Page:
Longitude 131° Uluru hotel review
Every Australian should experience the magic of Uluru at least once, and Longitude 131° offers the most luxurious and enriching way to savour the spiritual power of this Dreamtime place, writes Andrew Mevissen.
Longitude 131° is one of Australia’s premier wilderness lodges and hedonistic havens. Nestled discreetly amid the red dunes with unrivalled views of Uluru from every safari tent, this desert sanctuary delivers the ultimate in outback luxury complete with superb cuisine and relaxed, five-star service.
Traveller: Andrew Mevissen
Room: One of 16 luxury tented pavilions
Address: Uluru–Kata Tjuta, Central Australia, NT
Date: January 2018
Best for: An indulgent, live-it-up connection with Australia’s spirited heartland
The Signature factor
This sophisticated wilderness retreat wows its pampered guests from arrival to departure – and even beyond – but Longitude’s defining and unique appeal is the enthralling and ever-changing view of ‘the rock’ from every tent, every table in the restaurant and every deck and pool. It’s a magnetic vista you’ll never forget.
First opened in 2003, Longitude 131° was designed by celebrated Australian architect, Philip Cox. Australia’s award-winning luxury brand, Baillie Lodges, took the reins in 2013 in a partnership with the local Indigenous community. Since then, multi-million-dollar transformations of the property, which commands dress-circle views of Uluru well away from the main Ayers Rock Resort, have enhanced its appeal under the eye of custom designer Max Pritchard, who created Baillie’s flagship property, Southern Ocean Lodge on Kangaroo Island. Emerging from the major refurbishment are new-look bar, lounge, terrace, pool and outdoor dining areas, a striking Dune Top plunge pool and bar, a dedicated spa, a revamped menu infused with Indigenous flavours and premium suite, the Dune Pavilion, Australia’s only accommodation to offer views of both Uluru and Kata Tjuta.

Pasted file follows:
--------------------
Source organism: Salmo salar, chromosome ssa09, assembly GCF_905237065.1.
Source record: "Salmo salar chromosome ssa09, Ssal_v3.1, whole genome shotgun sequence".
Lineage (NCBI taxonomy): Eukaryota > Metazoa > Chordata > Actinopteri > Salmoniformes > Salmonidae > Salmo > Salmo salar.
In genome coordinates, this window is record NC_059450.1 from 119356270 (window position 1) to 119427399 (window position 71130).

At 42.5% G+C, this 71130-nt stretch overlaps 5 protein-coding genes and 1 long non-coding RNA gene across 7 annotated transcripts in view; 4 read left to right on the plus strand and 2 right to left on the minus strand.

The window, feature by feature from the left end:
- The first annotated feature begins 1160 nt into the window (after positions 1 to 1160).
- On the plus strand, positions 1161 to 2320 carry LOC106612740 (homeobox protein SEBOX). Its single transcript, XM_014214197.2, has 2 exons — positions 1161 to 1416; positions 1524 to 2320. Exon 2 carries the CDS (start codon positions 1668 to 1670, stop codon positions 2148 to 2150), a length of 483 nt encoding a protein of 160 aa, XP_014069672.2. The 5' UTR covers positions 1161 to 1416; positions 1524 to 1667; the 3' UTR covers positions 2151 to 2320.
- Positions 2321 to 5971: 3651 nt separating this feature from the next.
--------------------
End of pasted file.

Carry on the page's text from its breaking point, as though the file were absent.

A warm, personal greeting with water at steamy Ayers Rock Airport and a luxury van transfer to Longitude’s unsigned and deliciously clandestine location among the spinifex-cloaked dunes set the tone for our stay. Arriving guests are thoughtfully ‘blessed’ with refreshing jets of mist outside in the heat before they enter the air-conditioned guest hub, the Dune House, which yields jaw-dropping vistas of Uluru through floor-to-ceiling windows. Face washers infused with hints of lemon myrtle help refresh the mind and body after your trip to the outback. It’s also compulsory to check in with a glass of French bubbles – or anything else you fancy from the open bar – in your hand. The intuitive staff – decked out in RM Williams-curated uniforms – are relaxed but calculatingly efficient, seemingly knowing what you want to drink or eat before you do. All this pampering dangerously adds up to a lifestyle I could quickly get used to.